I used to see him every day. He was an early bird like me. We’d both leave at 6:21 AM, and come home at 3:35 PM. Also like me, he biked in the warm months but was afraid of the winter cold and took the train in harsher weather.
The image I have of him: Sunglasses, coffee and a beige canvas bag. Every day, Monday to Friday, for that entire year.
On my commute, I’d make up stories.
He was a coffee roaster, or perhaps a barista. He had that lanky urban flair that I’ve seen in many a cafe denizen. He did the opening shift at a place in the trendy part of town. He’d leave tired, go home to drink more coffee, maybe a red wine, and work on some fiction novel he was writing.
He was a spy. Sent by some unknown entity to track my movements. He lazily made notes of my habits. He had other subjects to track at other times. In between jobs, he’d lazily scrawl some words in a tiny notebook. Eventually, he’d make a report, but by then it would be too late.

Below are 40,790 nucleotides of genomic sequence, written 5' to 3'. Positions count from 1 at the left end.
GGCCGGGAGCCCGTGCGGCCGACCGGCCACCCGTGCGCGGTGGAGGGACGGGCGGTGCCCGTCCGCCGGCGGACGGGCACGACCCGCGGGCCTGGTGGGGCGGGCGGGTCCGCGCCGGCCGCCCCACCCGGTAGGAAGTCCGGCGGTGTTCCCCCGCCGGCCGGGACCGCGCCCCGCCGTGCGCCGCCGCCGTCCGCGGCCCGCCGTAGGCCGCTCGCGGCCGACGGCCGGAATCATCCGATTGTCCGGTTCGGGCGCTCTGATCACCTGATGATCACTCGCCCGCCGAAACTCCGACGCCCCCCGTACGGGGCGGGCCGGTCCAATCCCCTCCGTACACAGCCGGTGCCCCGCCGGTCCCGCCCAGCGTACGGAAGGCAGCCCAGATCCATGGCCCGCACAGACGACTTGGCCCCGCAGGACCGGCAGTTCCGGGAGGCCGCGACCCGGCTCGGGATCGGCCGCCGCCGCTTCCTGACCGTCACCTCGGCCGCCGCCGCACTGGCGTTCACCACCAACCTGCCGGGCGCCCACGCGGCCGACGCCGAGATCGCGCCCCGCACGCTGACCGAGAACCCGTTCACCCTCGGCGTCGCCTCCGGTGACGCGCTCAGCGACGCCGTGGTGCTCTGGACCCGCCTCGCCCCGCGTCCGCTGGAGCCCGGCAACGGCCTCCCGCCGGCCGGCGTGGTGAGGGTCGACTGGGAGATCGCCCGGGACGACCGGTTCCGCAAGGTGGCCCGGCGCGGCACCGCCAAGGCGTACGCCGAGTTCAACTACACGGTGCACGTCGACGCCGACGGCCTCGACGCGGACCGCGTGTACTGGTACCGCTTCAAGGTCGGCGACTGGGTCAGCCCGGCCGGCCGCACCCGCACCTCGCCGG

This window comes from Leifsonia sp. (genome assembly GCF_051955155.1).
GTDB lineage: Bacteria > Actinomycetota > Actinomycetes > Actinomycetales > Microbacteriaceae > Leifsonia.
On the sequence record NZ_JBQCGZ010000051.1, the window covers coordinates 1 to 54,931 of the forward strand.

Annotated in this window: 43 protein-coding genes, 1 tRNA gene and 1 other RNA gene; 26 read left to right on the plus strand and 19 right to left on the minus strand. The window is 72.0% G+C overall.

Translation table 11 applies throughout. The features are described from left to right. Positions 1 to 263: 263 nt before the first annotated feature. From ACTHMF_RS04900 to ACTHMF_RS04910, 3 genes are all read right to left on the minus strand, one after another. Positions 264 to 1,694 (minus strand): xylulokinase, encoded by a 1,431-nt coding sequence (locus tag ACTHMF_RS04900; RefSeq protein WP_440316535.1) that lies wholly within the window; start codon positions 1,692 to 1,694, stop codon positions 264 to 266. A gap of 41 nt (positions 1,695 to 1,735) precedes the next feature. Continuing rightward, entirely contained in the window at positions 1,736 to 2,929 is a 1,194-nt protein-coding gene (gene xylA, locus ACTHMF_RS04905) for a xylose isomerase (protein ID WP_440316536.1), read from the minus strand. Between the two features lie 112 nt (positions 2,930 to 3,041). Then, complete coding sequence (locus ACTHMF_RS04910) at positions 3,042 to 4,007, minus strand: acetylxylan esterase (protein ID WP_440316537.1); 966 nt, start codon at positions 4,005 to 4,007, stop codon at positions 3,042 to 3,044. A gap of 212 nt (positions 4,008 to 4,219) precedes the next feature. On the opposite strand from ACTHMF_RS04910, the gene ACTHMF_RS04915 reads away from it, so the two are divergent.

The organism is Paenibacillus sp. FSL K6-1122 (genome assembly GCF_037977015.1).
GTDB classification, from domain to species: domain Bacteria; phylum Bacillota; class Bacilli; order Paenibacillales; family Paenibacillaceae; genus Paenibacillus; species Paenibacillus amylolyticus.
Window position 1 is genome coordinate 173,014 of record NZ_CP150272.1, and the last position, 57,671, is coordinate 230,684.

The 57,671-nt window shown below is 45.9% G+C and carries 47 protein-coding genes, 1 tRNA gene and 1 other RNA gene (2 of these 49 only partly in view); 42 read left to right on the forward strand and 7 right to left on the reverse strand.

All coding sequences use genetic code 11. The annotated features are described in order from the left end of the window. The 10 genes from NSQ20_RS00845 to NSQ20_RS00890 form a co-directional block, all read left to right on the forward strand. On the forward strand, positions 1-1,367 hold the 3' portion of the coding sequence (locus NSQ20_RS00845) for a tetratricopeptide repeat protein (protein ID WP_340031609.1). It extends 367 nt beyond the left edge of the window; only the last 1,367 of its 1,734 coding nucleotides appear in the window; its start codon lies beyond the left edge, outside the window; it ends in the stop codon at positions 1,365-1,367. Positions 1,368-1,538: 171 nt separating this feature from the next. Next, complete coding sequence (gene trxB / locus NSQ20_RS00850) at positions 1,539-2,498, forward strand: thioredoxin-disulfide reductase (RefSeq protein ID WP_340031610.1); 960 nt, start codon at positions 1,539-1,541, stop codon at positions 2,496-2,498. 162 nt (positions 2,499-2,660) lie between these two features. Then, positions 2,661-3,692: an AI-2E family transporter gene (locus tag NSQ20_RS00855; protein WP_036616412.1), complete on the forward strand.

He was a designer, but he begrudgingly lent his skills to a print shop in an old neighbourhood that was close to home. He had the intense gaze of someone who pays attention to details. At work, he’d make the days pass by puttering away at personal projects between jobs. He was happy to leave and go home. He promised himself he’d finish the series of prints he’d been working on, but he was too tired.
I never met him. I saw him in a coffee shop recently on the weekend. I wonder if he ever noticed me and made up stories about a lady who rides her bike in the warm months and trains in the cold, who wears sunglasses and has a brown canvas purse… Strangers passing.